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Indigenous people demand their rights in La Paz after 41-day march

Indigenous people from southern Bolivia arrive this Monday in La Paz after a 41-day, 700-kilometer (435-mile) march from Sucre, the nations' constitutional capital, to demand that their communal lands be officially recognized as theirs alone. EFE-EPA/Martin Alipaz

Indigenous people from southern Bolivia arrive this Monday in La Paz after a 41-day, 700-kilometer (435-mile) march from Sucre, the nations’ constitutional capital, to demand that their communal lands be officially recognized as theirs alone. EFE-EPA/Martin Alipaz

EFE

Indigenous people from southern Bolivia arrived this Monday in La Paz after a 41-day, 700-kilometer (435-mile) march from Sucre, the nations’ constitutional capital, to demand that their communal lands be officially recognized as theirs alone.

The march of the Qhara Qhara Indigenous Nation left Sucre in southeast Bolivia last Feb. 6 and arrived this Monday in La Paz.

Wearing their native garb, they walked along the main streets of La Paz bearing signs demanding “respect for our ancestral lands” and the “restitution of territories,” among other slogans.

“After marching 41 days we are totally firm about making the government hear our request for what is stated in the Constitution,” the chief of the Qhara Qhara nation, Mario Chincha, told EFE.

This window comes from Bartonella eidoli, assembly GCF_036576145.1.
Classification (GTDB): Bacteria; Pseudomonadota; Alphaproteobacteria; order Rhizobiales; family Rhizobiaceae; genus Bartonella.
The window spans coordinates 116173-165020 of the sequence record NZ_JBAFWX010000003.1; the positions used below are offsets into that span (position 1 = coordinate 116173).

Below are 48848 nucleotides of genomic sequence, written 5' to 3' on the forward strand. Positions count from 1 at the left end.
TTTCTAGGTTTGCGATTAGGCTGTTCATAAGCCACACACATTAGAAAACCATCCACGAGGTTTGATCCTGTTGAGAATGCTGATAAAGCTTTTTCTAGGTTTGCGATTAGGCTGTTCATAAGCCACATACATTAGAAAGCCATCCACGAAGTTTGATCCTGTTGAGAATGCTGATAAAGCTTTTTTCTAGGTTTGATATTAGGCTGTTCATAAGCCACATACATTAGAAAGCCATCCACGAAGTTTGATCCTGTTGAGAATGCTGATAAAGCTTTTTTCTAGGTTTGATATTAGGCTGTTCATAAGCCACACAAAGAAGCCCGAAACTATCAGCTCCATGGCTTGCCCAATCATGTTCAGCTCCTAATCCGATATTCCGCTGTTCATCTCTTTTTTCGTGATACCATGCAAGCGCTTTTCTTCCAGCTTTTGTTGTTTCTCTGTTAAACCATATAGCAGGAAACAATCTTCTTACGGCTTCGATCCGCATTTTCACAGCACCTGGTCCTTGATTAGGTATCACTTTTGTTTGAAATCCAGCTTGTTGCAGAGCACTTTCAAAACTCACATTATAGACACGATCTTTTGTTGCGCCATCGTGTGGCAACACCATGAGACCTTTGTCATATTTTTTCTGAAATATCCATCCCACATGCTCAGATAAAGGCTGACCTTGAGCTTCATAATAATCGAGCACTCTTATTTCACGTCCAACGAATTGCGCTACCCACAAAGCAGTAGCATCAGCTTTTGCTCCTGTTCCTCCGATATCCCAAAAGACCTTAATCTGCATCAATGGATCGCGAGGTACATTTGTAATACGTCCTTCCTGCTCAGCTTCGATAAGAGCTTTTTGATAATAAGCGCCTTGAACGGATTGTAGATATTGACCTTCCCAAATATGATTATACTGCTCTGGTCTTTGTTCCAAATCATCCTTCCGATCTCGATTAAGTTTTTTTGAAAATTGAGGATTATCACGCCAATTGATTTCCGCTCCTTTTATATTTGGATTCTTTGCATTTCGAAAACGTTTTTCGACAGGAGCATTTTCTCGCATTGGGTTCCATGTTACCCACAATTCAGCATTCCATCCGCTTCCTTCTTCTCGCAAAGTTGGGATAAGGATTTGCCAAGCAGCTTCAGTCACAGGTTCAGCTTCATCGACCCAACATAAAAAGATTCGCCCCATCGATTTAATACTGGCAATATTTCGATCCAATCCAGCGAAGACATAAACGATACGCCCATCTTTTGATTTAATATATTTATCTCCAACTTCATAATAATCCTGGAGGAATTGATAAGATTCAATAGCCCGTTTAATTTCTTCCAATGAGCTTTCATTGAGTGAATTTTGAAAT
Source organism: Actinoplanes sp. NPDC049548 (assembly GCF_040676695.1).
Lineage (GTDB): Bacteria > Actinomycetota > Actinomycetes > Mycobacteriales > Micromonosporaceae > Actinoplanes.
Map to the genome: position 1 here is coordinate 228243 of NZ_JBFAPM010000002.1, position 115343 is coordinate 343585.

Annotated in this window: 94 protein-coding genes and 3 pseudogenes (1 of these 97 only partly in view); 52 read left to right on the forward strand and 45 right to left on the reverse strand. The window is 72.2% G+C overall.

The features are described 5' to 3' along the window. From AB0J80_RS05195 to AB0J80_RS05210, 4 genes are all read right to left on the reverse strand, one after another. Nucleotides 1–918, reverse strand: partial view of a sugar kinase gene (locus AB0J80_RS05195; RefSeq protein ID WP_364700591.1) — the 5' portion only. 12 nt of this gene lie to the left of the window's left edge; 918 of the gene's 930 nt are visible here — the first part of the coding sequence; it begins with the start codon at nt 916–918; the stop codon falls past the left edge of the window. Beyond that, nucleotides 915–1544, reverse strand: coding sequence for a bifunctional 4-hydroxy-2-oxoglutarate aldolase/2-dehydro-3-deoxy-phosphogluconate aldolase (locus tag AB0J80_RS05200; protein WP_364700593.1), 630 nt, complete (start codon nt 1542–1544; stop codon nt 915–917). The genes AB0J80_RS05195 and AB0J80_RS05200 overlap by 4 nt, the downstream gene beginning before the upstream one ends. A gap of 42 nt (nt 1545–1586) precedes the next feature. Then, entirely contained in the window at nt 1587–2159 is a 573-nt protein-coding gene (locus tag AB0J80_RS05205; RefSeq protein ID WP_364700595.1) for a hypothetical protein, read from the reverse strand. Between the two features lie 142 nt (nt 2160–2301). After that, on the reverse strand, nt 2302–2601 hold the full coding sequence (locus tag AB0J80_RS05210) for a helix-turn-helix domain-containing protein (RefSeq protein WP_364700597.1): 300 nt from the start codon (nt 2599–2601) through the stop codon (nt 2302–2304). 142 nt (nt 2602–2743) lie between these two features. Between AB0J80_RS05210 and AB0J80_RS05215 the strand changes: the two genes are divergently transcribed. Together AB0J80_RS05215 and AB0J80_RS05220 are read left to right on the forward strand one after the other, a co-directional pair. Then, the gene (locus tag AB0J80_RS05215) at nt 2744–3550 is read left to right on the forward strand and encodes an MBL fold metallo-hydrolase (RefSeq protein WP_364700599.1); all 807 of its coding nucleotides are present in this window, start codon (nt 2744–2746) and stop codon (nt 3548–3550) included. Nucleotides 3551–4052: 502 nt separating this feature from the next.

The leader said that what they demand are rights that cannot be “violated or negotiated,” since “all of us who live in this multinational state must respect the Constitution.”

The Qhara Qhara Nation, which occupies the Potosi and Chuquisaca regions, rejects the individual ownership of lands promoted by the authorities and demands that the Evo Morales government acknowledge the indigenous community as the legitimate owner of lands that, its leaders said, it has occupied since pre-Columbian times.

These native people also demand that they be allowed to fully exercise their right to self-determination and that indigenous law be respected.

The community bases its demands on three articles of the Bolivian Constitution, which has been in force since 2009, and on the 169th Convention of the International Labor Organization (ILO) on indigenous and tribal peoples.

Also in the march were natives of the La Paz altiplano and from the eastern and northern Bolivian Amazon who joined the Qhara Qhara along the way to demand their territorial rights.

The marchers set up a vigil at the entrance to the Justice Ministry in downtown La Paz, hoping to be able to speak with the authorities of this branch of government.

In a statement to the media, Interior Minister Carlos Romero disparaged the march and accused the indigenous peoples of receiving financing from some non-government organizations (NGOs).

“The 40 days they kept going thanks to funding by some NGOs was a march bought and paid for, a march that was mortgaged,” he said.


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